Ushering in a new era of drug development

Ushering in a new era of drug development

In recent decades, thanks to a deeper understanding of underlying biological mechanisms, drug development has progressed in leaps and bounds as research into new compounds has evolved beyond a trial-and-error approach. Whereas traditional methods screened large numbers of compounds in a scattershot search for desirable therapeutic effects, researchers now look for compounds that only bind with previously identified targets associated with specific disease vectors. Vertex has been a trailblazer of this new approach and its generalized adoption in conjunction with a reduction in the cost of gene sequencing at companies like Illumina is ushering in a new era, in which many of the treatments we receive will increasingly be more precise, personalized, and effective than they are today.

To design drugs with the precise shapes required to bind to the intended biological targets at the right location, scientists need to determine the molecular structure of the targets. FEI, acquired by Thermo Fisher Scientific in 2016, is a pioneer in cryogenic electron microscopy (cryo-EM), an innovation in atomic resolution imaging that was recognized with the 2017 Nobel Prize in chemistry. Cryo-EM is simpler to use than older techniques and produces three-dimensional biochemical maps with far more detail which are vastly expanding the range of targets available for potential exploitation.

The types of drugs are also expanding, beyond traditional small molecule drugs to next-generation formats such as “biologic” drugs, in particular a sub-category called monoclonal antibodies (mAb). These mAbs, roughly 1,000x larger than small-molecule drugs, are too complex to be synthesized chemically and thus need to be produced biologically from specially engineered cells. Biologic drugs have great therapeutic and commercial potential in oncology and autoimmune diseases, areas with large patient populations with unmet needs. Of the top 30 global blockbuster drugs in 2020, over two-thirds were new biologics, including Herceptin and Avastin, oncology drugs manufactured by Roche and its Japanese partner, Chugai Pharmaceutical**.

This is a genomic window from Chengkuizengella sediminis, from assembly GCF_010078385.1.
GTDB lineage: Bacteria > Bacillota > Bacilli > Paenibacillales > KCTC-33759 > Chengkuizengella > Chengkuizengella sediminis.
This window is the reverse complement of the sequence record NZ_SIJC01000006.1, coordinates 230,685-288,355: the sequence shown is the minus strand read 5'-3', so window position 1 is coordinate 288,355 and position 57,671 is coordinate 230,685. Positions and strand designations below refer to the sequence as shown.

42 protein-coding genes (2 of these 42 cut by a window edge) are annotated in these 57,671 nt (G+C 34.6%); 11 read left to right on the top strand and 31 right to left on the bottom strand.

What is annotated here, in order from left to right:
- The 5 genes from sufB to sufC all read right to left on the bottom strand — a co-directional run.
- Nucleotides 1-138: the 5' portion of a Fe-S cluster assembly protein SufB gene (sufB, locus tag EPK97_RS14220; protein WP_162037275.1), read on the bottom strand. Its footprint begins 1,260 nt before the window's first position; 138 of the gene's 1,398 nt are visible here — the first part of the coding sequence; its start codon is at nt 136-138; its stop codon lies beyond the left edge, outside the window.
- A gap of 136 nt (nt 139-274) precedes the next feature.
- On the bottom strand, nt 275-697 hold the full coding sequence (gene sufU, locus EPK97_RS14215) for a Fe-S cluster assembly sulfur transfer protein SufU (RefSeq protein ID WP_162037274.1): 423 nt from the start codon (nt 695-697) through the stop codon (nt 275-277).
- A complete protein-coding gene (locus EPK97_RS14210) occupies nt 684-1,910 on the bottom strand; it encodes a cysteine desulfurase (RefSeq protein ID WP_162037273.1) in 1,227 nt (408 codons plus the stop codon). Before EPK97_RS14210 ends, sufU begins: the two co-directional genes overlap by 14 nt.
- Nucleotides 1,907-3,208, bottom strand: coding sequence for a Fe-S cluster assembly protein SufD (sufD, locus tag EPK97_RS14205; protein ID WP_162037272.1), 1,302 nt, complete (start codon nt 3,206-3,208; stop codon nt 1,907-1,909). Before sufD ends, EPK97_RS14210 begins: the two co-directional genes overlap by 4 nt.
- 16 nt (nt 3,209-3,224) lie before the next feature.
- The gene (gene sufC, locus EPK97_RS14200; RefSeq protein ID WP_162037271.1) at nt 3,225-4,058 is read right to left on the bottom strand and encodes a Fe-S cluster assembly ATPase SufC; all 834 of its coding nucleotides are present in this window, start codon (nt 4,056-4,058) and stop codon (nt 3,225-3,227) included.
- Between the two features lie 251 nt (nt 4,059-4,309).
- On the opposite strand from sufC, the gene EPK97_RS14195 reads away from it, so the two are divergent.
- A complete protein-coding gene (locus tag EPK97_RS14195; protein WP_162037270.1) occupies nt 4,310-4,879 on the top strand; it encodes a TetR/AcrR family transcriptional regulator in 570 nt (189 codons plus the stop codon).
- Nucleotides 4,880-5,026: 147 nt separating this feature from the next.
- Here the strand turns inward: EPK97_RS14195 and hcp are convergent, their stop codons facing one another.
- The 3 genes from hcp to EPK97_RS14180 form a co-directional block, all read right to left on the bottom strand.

Innovations in biologics have sparked a wave of drug discovery efforts across the biopharma industry, and we are invested in a handful of participants well-placed to deliver persistent and profitable growth. Genmab is a pioneer in new types of mAb which binds with not just one, but multiple therapeutical target sites. Abcam, based in the UK, produces and distributes high-quality research-grade antibodies that allow live cells to be analyzed at a molecular level. A significant drawback of biologics, however, is the demanding and highly complex manufacturing process with the attendant exacting regulatory scrutiny. Many smaller biopharma companies with promising drug candidates simply don’t have the capital or know-how to manufacturer large-molecule drugs themselves. As a result, small- and mid-sized biotech companies, and even some large ones, often outsource development and commercial production to contract development and manufacturing organizations (CDMOs), such as Lonza and WuXi Biologics, as well as Patheon, another Thermo Fisher subsidiary. Outsourcing speeds up the development process by leveraging manufacturing expertise and reduces the need for capital expenditure.

The strong growth in biologic drugs emerging from the development phase to full production is a boon to Danaher, a leading provider of highly specialized equipment for manufacturing them. Its bioprocessing business grew over 20% in Q1, a growth rate that excludes the additional boost to revenues emanating from vaccine-related demand. Spirax-Sarco, a British industrial company, is another enabler of the biologics industry; its Watson-Marlow unit is a leading maker of peristaltic pumps, a critical component of bioprocessing. We see companies like these as the “shovel makers” in a gold rush across the life sciences that, after years of hype, is finally approaching what could be some deep veins.

Healthcare remains our largest overweight and an area where we have recently added.


[**] Morgan Stanley Equity Research

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